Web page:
Yes, once again the Twins have announced Kenny Chesney as their big concert next summer at Target Field. The party-centric, flip-flop-flaunting Tennessee country singer is due to return July 18-19 for two co-headlining shows with fellow good-timey yahoo Jason Aldean. Ticket info will be announced in the coming weeks.

These will be Chesney's third appearances in four years at the Twins ballpark. Beatles fans can thank him for not touring this past summer, leaving room for Paul McCartney to break up the monopoly/monotony at the Minneapolis stadium — which has limited windows of time to host big concerts given the team’s schedule and Minnesota weather.

For fans perplexed and/or perturbed by the three-peat, here are five reasons why the Twins keep turning to Chesney to fill their stadium:

1. Grand slamming. Alcohol sales are how venues make most of their revenue from concerts. The prior two Chesney concerts at Target Field were soaking in profits, with booze literally sold by the bucketload (yes, one mega-sized Bacardi drink was served in pails). Major Target Field sponsor Budweiser no doubt likes having Chesney there, too. From a financial standpoint, Kenny is way better business for the Twins than, say, the teen-centric One Direction, which is playing TCF Bank Stadium just eight days later.

2. He’s a long-term prospect. Although hasn’t landed a big, rowdy hit like “Beer in Mexico” or “She Thinks My Tractor Is Sexy” of late — come on America, you’re slipping! — Chesney did debut atop the Billboard album chart last month with his latest, “The Big Revival,” and certainly shows no sign of slipping on the ticket-selling front. He can brag of drawing more than 1 million fans on each of his past eight tours, counting the two quick sell-outs at Target Field. Aldean, too, became one of the top-drawing acts on tour in recent years.

3. We’re a big city that’s big on country. The Twin Cities has frequently ranked as a top-five market for the country music industry. So it makes sense for one of its biggest acts to keep coming back here. Look no further than Garth Brooks, who knows numbers better than any singer alive: He booked 11 shows at Target Center starting next week, and now Minneapolis holds the record for most tickets sold on any of his tours.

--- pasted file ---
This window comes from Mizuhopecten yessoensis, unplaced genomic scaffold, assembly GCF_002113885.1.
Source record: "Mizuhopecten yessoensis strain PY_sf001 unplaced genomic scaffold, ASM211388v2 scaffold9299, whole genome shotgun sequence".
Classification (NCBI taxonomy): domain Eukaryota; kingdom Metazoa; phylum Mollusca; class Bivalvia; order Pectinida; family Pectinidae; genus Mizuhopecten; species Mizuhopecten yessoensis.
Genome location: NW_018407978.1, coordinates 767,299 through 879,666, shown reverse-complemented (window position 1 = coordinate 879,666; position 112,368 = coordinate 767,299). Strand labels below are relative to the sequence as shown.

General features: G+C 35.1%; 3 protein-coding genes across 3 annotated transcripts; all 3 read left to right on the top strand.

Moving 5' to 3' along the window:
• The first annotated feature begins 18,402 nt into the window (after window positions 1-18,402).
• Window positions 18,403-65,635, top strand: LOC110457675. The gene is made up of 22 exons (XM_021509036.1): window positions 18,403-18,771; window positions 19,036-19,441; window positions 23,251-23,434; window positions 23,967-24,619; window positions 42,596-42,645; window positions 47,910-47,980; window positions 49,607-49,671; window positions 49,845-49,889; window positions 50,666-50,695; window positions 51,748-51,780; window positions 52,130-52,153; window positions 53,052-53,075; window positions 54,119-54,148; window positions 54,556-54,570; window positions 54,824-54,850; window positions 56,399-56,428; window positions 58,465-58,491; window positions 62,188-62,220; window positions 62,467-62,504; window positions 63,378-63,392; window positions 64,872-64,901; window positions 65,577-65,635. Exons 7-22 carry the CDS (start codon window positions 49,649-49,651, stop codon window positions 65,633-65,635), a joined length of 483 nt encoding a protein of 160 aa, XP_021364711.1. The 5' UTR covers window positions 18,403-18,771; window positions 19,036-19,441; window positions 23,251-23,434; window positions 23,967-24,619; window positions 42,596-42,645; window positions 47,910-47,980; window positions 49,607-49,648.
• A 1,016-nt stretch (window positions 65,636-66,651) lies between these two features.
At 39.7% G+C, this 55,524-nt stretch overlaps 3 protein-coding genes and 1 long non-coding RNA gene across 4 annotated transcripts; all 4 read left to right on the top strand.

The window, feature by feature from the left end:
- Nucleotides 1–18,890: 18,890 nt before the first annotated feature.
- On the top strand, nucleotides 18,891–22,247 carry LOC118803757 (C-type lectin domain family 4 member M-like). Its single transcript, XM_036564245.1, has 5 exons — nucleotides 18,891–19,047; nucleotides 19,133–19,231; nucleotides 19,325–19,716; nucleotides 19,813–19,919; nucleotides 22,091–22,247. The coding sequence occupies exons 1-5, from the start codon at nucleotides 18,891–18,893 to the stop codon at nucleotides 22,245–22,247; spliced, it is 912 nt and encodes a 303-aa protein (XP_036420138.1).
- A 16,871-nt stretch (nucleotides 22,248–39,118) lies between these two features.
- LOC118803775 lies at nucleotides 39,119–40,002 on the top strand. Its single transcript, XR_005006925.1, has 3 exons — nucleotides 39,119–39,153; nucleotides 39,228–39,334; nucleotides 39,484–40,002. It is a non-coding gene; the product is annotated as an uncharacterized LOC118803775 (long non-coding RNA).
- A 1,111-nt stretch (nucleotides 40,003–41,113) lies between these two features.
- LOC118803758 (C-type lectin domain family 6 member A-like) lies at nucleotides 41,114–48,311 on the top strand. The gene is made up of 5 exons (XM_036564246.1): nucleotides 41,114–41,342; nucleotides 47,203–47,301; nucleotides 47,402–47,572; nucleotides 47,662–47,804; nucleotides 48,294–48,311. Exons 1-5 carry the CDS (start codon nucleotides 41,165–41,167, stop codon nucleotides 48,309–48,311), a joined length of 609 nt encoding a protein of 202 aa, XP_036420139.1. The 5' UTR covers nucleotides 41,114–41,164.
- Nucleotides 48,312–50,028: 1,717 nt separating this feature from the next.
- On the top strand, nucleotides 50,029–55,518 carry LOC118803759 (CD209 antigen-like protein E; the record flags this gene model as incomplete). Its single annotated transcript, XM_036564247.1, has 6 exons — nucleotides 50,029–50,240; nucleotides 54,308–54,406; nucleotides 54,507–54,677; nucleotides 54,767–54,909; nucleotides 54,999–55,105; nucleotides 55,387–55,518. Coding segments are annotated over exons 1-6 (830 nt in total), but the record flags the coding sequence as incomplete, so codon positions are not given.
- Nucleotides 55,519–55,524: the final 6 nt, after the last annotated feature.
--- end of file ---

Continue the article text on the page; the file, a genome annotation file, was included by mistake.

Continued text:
4. There’s not a whole lot else to choose from. With album sales dwindling and programming choices more individualized (iTunes and Spotify vs. FM radio and MTV), the music industry doesn’t produce megastars like it used to. There simply aren’t a lot of acts that can fill stadiums anymore. Taylor Swift seems certain for a big tour next year, and the Stones might keep rolling, too. Otherwise, there are few other sure things for the Twins to consider.

5. The Twins just aren’t very cool. This is the team that boasts the lovably square Joe Mauer as the face of the franchise, after all. A few years ago it caught flak for its music during ball games being too vanilla. The Beyoncé/Jay-Z and Eminem/Rihanna tours that hit other stadiums this summer probably would have been too radical for Target Field. But the team still could be a lot more adventurous. Take the Cubs, for instance. They just announced a Foo Fighters concert next summer at Wrigley Field with an all-Chicago lineup featuring Cheap Trick, Naked Raygun, and Urge Overkill. Wrigley also hosted Springsteen, Pearl Jam and less formulaic/more talented country star Brad Paisley in recent summers. The Cubs have yet to recruit Chesney for a show.